The transportation and logistics industry is currently busy focusing on the holiday peak season, but with the year coming to a close, it’s time to start looking into the New Year. According to CBRE Group, a real estate consulting group, the U.S. industrial and logistics market will see some dramatic shifts in 2020.
Industrial vacancy rates have been low for the past few years. This means that absorption gains will be difficult to achieve as there is severely limited space in several key markets. Due to this, there are higher than normal renewal rates, especially in markets with the lowest vacancy rates. Logistics companies and retailers are opting to stay put in the tight market rather than move or expand. This trend is expected to continue, and may even accelerate, throughout 2020.
New space is expected to hit the market in 2020, meaning available industrial supply with exceeding demand in 2020. This has not been the case for the past several years. However, recently there has been a surge to build fulfillment and delivery centers to meet e-commerce demand. These new distribution centers are being established close to urban hubs in order to meet the quick delivery times expected by consumers. For the first time since the 2008 recession, supply will outpace demand by 20 million to 30 million sq. ft.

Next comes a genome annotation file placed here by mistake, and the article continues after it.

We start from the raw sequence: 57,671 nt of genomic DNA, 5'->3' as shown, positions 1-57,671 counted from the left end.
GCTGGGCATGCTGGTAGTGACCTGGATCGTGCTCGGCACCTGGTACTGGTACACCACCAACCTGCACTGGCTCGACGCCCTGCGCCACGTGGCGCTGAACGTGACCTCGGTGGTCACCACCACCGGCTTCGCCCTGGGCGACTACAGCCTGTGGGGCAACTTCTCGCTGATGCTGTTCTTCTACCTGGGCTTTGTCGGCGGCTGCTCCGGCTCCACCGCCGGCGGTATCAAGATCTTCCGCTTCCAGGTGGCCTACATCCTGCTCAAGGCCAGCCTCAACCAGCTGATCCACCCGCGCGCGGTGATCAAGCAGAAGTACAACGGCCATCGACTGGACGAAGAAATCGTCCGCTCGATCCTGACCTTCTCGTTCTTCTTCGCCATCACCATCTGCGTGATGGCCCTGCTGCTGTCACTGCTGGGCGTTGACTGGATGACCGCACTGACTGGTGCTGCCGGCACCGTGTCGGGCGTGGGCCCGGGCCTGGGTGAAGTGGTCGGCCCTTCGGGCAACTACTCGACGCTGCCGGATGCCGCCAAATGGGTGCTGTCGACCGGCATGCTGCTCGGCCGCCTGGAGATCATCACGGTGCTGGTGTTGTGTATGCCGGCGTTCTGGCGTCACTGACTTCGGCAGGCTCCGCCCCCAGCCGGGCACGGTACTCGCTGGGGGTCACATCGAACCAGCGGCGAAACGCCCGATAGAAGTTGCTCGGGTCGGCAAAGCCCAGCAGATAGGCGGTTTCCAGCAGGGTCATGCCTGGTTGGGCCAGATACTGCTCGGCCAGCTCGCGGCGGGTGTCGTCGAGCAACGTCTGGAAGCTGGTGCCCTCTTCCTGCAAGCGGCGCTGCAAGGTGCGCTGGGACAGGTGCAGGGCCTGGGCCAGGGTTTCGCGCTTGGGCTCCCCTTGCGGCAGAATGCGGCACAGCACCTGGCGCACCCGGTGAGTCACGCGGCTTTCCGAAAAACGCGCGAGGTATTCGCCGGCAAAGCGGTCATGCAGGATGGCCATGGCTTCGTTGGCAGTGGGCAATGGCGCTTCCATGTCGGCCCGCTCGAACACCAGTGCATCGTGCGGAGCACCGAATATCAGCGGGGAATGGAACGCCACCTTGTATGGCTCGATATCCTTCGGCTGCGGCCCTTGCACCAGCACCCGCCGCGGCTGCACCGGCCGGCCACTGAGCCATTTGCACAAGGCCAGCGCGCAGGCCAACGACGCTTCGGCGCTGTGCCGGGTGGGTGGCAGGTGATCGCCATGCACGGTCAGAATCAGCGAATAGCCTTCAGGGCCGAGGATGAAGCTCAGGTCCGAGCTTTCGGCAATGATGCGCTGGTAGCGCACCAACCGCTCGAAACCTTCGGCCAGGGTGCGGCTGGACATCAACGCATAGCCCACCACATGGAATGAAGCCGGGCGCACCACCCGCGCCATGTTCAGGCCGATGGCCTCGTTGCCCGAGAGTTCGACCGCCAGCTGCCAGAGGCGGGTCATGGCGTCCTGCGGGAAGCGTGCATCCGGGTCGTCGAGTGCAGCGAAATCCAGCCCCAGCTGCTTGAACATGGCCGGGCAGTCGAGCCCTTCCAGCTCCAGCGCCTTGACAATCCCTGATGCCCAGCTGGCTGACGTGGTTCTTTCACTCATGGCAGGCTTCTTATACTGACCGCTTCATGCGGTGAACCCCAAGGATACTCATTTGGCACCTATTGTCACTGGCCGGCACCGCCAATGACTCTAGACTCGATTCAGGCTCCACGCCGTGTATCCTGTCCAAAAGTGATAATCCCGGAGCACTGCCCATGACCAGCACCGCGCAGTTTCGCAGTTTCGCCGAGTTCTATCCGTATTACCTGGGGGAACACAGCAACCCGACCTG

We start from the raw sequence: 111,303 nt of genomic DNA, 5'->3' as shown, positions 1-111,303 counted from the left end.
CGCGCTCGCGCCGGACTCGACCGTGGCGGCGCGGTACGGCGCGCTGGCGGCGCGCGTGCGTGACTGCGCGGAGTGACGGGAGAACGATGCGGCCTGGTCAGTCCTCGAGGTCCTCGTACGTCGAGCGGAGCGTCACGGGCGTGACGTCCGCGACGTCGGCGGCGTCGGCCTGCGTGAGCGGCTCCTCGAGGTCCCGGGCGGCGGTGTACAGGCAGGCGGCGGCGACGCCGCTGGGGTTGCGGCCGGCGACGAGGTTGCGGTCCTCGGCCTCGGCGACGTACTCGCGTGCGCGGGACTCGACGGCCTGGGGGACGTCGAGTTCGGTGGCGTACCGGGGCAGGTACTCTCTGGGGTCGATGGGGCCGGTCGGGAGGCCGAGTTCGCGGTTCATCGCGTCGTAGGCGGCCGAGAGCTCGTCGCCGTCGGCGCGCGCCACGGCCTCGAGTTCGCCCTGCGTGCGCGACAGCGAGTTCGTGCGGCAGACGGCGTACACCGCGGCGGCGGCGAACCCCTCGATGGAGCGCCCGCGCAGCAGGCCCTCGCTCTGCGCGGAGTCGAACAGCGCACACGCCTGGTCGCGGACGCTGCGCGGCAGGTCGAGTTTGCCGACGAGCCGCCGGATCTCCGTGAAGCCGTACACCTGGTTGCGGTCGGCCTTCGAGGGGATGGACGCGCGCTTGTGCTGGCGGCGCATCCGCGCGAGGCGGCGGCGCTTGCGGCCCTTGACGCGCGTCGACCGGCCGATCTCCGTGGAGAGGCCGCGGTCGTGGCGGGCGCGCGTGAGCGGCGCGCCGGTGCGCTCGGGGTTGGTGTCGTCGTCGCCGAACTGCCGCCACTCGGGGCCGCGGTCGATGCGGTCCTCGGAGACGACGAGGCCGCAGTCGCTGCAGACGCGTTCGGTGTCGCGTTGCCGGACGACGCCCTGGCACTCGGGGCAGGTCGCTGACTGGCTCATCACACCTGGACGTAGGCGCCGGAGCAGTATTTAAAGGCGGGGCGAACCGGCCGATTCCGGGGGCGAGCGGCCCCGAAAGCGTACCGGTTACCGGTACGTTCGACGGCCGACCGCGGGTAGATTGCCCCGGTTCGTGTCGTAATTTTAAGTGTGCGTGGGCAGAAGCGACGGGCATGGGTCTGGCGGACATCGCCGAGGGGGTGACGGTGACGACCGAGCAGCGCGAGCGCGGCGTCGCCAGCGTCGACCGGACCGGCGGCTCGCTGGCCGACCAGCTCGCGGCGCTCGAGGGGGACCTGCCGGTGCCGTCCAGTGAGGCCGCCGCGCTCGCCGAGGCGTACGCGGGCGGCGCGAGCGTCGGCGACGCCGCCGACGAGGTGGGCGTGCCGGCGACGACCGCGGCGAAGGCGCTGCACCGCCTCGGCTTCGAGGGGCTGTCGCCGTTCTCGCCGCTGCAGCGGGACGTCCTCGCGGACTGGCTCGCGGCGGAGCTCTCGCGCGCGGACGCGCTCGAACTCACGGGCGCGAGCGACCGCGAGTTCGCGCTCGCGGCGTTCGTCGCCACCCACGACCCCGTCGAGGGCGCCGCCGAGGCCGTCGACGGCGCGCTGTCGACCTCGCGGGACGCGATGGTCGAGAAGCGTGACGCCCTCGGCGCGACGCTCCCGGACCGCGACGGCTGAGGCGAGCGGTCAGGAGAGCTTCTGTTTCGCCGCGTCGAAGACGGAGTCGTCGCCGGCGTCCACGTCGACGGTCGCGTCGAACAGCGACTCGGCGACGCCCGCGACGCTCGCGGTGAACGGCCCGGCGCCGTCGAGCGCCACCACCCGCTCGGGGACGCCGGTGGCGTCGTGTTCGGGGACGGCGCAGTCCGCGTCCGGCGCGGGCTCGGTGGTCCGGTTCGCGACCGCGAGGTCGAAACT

The market is not expected to be as tight, however, some areas such as Northern New Jersey, Chicago, and LA, will continue to have severely low vacancy rates. These are expected to sustain as such through 2020 and beyond. CBRE identified a few secondary markets with high investment perspectives being considered by logistics companies. These include: Charlotte, Cincinnati, Denver, Louisville, Orlando, Portland, St. Louis, and Tampa.
Despite more inventory hitting the market, logistics companies should expect to see rising rent costs. CBRE predicts that rent will grow 5% year-over-year. Rent growth will be driven by two main factors, the first being that the delivery of new product commands a higher rental rate. The second reason is that the growth of last-mile facilities commands a higher premium. E-commerce will continue to shape the logistics industry in 2020. Major logistics companies are already establishing smaller, more localized facilities to meet quick delivery times with some even exploring multi-story warehouses.
Overall, the logistics and industrial real estate market looks good heading into 2020. Trade conflict, such as the tension between the U.S. and China, is expected to have little impact on the market. “Despite some softening in the industrial & logistics (I&L) market, overall fundamentals will remain strong due to continued e-commerce penetration and demand for logistics space,” CBRE wrote. “Rent growth will be driven by newly constructed facilities and infill properties. Although there are trade-related risks, resilient consumer spending will buoy the I&L market and mitigate any tariff effects on major hubs relying on port activity.”